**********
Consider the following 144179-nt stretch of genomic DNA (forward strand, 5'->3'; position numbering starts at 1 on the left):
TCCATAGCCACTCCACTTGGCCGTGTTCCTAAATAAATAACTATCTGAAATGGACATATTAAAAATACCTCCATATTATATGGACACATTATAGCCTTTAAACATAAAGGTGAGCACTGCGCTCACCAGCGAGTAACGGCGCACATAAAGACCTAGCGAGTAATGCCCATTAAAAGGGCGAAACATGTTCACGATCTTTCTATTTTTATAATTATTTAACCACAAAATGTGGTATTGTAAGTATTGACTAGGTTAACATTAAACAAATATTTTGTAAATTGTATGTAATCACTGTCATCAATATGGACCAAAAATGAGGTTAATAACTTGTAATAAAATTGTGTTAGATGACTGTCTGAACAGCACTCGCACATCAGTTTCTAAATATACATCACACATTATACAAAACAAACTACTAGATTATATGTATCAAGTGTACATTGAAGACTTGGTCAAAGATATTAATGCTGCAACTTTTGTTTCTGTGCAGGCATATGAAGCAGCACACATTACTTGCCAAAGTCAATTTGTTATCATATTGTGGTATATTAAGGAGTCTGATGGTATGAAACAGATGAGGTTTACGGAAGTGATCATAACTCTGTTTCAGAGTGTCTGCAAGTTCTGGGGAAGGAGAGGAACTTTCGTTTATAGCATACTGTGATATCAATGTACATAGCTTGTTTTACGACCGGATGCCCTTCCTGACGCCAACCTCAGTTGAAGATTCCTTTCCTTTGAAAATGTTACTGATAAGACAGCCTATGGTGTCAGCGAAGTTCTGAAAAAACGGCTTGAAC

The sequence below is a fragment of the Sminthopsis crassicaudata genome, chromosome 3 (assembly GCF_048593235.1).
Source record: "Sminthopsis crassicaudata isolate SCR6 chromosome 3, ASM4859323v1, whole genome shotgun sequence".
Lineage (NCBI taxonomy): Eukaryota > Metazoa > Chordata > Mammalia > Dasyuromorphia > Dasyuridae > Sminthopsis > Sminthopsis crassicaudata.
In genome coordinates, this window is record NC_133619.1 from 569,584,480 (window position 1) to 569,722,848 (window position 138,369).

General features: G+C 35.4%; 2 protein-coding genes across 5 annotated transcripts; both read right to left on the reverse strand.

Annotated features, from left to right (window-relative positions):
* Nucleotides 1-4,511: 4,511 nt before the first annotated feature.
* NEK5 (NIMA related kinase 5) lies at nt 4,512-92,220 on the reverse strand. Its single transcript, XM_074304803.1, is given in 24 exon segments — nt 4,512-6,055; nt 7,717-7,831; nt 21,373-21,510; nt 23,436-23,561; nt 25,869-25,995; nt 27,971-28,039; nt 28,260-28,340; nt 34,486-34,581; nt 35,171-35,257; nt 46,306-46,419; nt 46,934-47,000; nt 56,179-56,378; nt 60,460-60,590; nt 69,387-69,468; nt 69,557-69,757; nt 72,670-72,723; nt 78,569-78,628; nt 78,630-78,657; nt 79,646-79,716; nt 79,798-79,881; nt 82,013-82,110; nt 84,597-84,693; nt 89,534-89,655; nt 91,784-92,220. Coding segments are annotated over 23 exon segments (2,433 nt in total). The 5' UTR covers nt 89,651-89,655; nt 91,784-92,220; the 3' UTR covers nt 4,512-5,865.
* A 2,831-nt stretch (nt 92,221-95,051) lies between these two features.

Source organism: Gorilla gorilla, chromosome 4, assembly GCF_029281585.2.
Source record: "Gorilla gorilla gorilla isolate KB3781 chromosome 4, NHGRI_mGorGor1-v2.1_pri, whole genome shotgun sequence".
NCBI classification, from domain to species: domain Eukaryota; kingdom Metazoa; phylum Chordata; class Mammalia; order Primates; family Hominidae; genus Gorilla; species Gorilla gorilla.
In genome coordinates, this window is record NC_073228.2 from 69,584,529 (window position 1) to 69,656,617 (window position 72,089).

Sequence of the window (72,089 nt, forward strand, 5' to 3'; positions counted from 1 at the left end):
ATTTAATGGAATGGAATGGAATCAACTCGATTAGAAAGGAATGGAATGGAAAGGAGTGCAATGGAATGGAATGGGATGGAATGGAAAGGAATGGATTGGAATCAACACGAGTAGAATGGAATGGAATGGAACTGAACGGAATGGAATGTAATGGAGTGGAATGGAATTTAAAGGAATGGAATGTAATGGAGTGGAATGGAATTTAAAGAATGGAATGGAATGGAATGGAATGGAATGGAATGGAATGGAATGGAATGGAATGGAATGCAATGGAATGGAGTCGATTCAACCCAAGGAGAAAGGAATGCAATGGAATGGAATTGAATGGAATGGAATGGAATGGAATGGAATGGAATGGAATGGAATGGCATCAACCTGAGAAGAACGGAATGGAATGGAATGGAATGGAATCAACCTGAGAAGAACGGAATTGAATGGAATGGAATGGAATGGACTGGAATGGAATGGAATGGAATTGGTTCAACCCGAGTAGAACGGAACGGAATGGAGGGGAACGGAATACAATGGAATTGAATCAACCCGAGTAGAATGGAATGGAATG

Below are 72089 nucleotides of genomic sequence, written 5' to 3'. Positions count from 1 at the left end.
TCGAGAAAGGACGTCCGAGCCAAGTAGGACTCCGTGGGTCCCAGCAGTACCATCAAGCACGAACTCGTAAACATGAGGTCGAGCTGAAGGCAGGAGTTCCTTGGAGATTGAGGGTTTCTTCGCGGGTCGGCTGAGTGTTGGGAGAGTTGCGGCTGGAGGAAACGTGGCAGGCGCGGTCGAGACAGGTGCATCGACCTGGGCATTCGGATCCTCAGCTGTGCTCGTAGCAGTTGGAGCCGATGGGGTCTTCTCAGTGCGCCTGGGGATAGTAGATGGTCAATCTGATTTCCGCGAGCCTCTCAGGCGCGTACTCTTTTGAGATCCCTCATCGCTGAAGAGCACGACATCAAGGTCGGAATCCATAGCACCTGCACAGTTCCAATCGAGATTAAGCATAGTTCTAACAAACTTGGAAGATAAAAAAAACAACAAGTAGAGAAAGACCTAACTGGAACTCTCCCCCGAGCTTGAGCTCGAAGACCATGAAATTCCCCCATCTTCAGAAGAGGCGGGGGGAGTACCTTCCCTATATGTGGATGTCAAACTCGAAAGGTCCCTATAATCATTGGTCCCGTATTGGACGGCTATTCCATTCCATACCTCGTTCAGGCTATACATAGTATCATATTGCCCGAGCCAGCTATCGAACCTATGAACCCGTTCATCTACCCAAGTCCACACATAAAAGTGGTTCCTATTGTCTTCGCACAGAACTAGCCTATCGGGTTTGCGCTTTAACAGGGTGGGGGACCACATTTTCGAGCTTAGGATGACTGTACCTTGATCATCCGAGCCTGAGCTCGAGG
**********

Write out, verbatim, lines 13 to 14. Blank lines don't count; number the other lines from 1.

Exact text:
Source record: "Gorilla gorilla gorilla isolate KB3781 chromosome 4, NHGRI_mGorGor1-v2.1_pri, whole genome shotgun sequence".
NCBI classification, from domain to species: domain Eukaryota; kingdom Metazoa; phylum Chordata; class Mammalia; order Primates; family Hominidae; genus Gorilla; species Gorilla gorilla.